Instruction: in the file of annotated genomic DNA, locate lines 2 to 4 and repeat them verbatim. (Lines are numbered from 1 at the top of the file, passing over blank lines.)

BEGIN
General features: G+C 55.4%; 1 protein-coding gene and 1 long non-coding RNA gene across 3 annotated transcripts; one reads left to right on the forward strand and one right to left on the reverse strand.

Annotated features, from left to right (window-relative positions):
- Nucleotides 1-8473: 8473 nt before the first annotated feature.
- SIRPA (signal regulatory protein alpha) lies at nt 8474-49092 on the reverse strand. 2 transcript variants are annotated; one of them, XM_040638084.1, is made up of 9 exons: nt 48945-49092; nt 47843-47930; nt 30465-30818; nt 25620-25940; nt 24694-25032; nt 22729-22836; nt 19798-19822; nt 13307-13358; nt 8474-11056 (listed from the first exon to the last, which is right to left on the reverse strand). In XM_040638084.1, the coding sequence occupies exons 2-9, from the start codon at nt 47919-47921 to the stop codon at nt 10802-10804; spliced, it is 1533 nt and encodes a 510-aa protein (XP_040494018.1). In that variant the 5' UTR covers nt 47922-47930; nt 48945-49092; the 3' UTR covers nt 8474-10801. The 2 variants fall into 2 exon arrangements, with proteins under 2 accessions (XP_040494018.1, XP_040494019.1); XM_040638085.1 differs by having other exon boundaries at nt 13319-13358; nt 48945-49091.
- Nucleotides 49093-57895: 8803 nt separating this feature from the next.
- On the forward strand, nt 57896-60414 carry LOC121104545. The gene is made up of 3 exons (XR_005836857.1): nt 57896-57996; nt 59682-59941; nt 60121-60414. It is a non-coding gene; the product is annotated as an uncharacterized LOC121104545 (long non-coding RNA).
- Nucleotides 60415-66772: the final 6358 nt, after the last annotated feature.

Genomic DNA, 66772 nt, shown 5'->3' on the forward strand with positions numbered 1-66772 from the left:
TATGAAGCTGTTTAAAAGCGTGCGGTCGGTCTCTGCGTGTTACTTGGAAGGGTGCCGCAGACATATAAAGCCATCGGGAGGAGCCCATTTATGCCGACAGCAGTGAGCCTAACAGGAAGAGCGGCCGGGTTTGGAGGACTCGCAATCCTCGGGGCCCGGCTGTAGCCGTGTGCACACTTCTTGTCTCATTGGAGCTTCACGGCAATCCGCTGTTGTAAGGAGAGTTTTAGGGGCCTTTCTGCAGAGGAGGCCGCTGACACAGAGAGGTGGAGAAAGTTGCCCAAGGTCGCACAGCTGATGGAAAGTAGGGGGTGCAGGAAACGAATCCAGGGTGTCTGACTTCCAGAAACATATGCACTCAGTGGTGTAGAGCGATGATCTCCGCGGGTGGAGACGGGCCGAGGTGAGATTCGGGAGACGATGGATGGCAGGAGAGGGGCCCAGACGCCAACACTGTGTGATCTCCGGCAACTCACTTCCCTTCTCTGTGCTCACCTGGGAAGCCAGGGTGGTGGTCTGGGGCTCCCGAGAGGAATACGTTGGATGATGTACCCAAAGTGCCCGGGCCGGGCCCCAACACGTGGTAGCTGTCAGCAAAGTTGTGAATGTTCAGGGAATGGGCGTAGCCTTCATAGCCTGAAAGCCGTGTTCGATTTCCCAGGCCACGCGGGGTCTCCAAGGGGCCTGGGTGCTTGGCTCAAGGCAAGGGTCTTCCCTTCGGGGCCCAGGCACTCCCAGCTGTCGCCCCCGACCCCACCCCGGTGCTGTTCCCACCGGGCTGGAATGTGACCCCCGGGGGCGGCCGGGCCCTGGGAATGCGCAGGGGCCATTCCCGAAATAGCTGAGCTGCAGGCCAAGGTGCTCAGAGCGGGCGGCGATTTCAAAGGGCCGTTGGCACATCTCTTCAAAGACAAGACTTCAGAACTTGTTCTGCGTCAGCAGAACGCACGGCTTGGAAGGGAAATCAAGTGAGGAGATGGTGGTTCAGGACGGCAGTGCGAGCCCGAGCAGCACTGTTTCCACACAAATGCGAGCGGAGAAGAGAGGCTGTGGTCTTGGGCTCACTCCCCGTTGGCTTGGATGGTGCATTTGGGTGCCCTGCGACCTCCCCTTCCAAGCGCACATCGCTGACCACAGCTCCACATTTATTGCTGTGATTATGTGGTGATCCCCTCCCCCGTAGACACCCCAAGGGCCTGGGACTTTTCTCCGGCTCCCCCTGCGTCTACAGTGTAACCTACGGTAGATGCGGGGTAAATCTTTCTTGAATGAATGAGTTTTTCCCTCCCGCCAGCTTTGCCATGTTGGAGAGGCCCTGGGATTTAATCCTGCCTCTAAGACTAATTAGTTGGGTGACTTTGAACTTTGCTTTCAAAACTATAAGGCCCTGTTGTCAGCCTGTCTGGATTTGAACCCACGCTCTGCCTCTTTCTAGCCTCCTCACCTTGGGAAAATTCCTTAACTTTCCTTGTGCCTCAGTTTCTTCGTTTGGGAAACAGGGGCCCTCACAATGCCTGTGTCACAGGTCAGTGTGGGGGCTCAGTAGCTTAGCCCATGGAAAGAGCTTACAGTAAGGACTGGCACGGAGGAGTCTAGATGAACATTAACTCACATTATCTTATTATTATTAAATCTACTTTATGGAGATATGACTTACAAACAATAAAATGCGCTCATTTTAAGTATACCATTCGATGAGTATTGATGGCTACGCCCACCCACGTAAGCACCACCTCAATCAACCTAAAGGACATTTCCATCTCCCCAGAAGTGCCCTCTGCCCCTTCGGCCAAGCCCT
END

Annotated features, from left to right (window-relative positions):
- Nucleotides 1-8473: 8473 nt before the first annotated feature.
- SIRPA (signal regulatory protein alpha) lies at nt 8474-49092 on the reverse strand. 2 transcript variants are annotated; one of them, XM_040638084.1, is made up of 9 exons: nt 48945-49092; nt 47843-47930; nt 30465-30818; nt 25620-25940; nt 24694-25032; nt 22729-22836; nt 19798-19822; nt 13307-13358; nt 8474-11056 (listed from the first exon to the last, which is right to left on the reverse strand). In XM_040638084.1, the coding sequence occupies exons 2-9, from the start codon at nt 47919-47921 to the stop codon at nt 10802-10804; spliced, it is 1533 nt and encodes a 510-aa protein (XP_040494018.1). In that variant the 5' UTR covers nt 47922-47930; nt 48945-49092; the 3' UTR covers nt 8474-10801. The 2 variants fall into 2 exon arrangements, with proteins under 2 accessions (XP_040494018.1, XP_040494019.1); XM_040638085.1 differs by having other exon boundaries at nt 13319-13358; nt 48945-49091.